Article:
Penetrate vs Filter - What's the difference?

penetrate | filter |


As a verb penetrate

is to enter into; to make way into the interior of; to pierce.

As a noun filter is

filter.

Other Comparisons: What's the difference?

penetrate

English

(Penetration)

Verb

(penetrat)
  • To enter into; to make way into the interior of; to pierce.
  • Light penetrates darkness.
  • * {{quote-book, year=1879, title=The Telephone, the Microphone and the Phonograph
  • , author=Th Du Moncel, page=166, publisher=Harper , passage=He takes the prepared charcoal used by artists, brings it to a white heat, and suddenly plunges it in a bath of mercury, of which the globules instantly penetrate the pores of charcoal, and may be said to metallize it.}}
  • (figuratively) To achieve understanding of, despite some obstacle; to comprehend; to understand.
  • I could not penetrate Burke's opaque rhetoric.
  • * Ray
  • things which here were too subtile for us to penetrate
  • To affect profoundly through the senses or feelings; to move deeply.
  • to penetrate one's heart with pity
  • * M. Arnold
  • The translator of Homer should penetrate himself with a sense of the plainness and directness of Homer's style.
    (Shakespeare)
  • To infiltrate an enemy to gather intelligence.
  • To insert the penis into an opening, such as a vagina or anus. (rfex)
  • Derived terms

    * penetration * penetrable

    filter

    English

    Noun

    (en noun)
  • A device which separates a suspended, dissolved, or particulate matter from a fluid, solution, or other substance; any device that separates one substance from another.
  • Electronics or software that separates unwanted signals (for example noise) from wanted signals or that attenuates selected frequencies.
  • Any item, mechanism, device or procedure that acts to separate or isolate.
  • * {{quote-magazine, title=No hiding place
  • , date=2013-05-25, volume=407, issue=8837, page=74, magazine=(The Economist) citation , passage=In America alone, people spent $170 billion on “direct marketing”—junk mail of both the physical and electronic varieties—last year. Yet of those who received unsolicited adverts through the post, only 3% bought anything as a result. If the bumf arrived electronically, the take-up rate was 0.1%. And for online adverts the “conversion” into sales was a minuscule 0.01%. That means about $165 billion was spent not on drumming up business, but on annoying people, creating landfill and cluttering spam filters .}}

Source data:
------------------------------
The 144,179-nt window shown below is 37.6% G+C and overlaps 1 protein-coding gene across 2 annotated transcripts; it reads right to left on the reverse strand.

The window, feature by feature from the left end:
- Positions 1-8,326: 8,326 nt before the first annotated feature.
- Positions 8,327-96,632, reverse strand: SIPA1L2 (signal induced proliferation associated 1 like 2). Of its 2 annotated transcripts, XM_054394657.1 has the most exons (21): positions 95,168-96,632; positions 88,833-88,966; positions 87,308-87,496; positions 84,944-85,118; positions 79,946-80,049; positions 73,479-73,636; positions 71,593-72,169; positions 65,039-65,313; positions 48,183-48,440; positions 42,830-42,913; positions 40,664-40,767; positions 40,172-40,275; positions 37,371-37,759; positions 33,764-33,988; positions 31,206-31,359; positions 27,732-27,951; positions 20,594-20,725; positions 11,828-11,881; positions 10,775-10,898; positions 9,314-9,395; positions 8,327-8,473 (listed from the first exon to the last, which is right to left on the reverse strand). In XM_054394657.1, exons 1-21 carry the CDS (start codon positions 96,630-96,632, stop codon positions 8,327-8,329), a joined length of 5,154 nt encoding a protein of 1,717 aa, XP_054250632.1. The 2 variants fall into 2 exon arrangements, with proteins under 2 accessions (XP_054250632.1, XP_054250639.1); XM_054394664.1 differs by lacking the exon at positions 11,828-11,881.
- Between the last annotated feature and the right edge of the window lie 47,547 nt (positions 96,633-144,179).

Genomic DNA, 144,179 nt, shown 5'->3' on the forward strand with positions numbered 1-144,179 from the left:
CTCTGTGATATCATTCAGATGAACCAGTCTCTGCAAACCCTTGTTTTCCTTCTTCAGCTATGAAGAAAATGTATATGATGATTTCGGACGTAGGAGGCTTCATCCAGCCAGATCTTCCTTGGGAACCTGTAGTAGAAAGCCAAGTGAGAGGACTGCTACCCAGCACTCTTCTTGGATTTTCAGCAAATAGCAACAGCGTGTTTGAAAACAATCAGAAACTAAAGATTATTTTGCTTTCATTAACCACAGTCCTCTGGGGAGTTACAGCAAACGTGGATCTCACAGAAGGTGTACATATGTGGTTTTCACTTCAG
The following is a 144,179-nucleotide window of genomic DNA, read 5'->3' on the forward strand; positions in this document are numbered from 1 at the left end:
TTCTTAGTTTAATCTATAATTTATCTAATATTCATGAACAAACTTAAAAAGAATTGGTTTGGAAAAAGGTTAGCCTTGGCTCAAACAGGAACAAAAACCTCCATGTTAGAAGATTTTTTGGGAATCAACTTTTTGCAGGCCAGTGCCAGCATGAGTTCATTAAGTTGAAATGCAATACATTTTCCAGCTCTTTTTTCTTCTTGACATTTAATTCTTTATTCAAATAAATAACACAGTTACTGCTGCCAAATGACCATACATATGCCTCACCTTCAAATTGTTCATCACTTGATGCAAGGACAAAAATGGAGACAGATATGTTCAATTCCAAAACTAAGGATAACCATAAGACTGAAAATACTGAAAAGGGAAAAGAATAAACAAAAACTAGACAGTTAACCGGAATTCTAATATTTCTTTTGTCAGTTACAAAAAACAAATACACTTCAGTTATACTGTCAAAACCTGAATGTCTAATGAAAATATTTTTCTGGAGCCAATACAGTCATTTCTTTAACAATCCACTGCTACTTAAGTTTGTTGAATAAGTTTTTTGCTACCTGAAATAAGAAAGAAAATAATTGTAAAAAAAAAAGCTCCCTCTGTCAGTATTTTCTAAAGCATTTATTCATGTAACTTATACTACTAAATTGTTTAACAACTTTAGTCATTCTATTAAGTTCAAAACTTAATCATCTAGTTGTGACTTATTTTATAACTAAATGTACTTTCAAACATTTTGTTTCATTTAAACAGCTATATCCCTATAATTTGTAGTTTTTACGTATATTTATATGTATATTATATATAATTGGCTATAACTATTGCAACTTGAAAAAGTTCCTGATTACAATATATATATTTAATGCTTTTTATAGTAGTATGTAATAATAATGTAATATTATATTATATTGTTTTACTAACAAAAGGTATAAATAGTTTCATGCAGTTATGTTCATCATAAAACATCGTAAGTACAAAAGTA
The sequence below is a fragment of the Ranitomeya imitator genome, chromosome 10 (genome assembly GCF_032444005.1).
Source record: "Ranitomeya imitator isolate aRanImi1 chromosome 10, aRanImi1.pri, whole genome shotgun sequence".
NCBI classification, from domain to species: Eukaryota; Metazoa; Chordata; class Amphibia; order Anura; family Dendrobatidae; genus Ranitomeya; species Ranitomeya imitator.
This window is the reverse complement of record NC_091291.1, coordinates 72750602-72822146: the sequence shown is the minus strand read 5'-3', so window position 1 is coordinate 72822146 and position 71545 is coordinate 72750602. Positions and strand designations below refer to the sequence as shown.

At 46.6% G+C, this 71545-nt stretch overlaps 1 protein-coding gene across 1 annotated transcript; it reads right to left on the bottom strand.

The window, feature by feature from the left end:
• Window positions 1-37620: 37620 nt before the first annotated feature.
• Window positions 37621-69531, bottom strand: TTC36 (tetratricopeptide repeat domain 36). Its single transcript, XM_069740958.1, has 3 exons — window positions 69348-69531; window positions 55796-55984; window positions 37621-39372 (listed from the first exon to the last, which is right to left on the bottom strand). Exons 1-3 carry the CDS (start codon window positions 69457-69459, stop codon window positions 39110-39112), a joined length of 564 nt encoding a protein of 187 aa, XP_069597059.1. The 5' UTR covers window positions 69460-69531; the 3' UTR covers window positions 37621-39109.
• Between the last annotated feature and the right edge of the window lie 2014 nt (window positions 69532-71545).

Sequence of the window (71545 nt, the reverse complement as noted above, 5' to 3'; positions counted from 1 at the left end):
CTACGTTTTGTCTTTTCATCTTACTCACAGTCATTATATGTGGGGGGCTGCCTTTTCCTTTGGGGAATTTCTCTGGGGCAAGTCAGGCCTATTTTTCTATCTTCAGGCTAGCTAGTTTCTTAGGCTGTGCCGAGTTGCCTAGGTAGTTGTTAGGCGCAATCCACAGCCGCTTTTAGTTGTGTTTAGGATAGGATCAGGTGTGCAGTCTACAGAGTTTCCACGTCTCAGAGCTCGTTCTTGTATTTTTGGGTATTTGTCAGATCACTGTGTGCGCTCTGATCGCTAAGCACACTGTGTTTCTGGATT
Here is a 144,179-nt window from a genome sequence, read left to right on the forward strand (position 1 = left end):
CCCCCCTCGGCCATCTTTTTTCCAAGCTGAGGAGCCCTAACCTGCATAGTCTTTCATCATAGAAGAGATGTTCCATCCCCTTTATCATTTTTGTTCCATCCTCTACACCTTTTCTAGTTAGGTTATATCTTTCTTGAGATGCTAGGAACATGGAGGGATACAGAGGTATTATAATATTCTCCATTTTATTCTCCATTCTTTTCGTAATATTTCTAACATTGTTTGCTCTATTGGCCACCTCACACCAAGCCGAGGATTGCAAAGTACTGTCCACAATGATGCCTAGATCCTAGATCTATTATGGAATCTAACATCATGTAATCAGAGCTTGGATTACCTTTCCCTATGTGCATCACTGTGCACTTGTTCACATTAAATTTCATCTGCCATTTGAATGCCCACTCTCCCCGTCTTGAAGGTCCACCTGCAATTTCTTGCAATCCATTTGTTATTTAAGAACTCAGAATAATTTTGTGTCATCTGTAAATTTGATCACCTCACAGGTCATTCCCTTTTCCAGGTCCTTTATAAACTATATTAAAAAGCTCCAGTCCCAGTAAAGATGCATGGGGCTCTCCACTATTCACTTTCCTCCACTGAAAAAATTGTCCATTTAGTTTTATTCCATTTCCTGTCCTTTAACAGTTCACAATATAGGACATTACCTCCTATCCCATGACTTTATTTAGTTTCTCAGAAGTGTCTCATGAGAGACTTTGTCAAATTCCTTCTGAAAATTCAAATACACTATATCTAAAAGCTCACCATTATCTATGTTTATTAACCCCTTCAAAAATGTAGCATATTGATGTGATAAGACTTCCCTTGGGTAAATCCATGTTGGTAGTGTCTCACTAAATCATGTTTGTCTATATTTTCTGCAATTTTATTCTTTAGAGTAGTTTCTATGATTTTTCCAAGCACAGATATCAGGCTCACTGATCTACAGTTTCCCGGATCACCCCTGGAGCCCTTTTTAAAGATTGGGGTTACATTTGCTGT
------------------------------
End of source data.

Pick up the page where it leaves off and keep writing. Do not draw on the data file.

• (mathematics, order theory) A non-empty upper set (of a partially ordered set) which is closed under binary infima (a.k.a. meets).
  • The collection of cofinite subsets of ''?'' is a filter under inclusion: it includes the intersection of every pair of its members, and includes every superset of every cofinite set.
    If (1) the universal set (here, the set of natural numbers) were called a "large" set, (2) the superset of any "large" set were also a "large" set, and (3) the intersection of a pair of "large" sets were also a "large" set, then the set of all "large" sets would form a filter .

    Antonyms

    * (order theory) ideal

    Hyponyms

    * (order theory) ultrafilter

    Derived terms

    * air filter * cigarette filter * fuel filter * oil filter * glare filter

    Verb

    (en verb)
  • To sort, sift, or isolate.
  • * This strainer should filter out the large particles.
  • * '>citation
  • To diffuse; to cause to be less concentrated or focused.
  • * The leaves of the trees filtered the light.
  • To pass through a filter or to act as though passing through a filter.
  • * The water filtered through the rock and soil.
  • To move slowly or gradually; to come or go a few at a time.
  • * The crowd filtered into the theater.
  • To ride a motorcycle between lanes on a road
  • * I can skip past all the traffic on my bike by filtering .
  • Synonyms

    * to filter out (something)

    Anagrams

    * * ----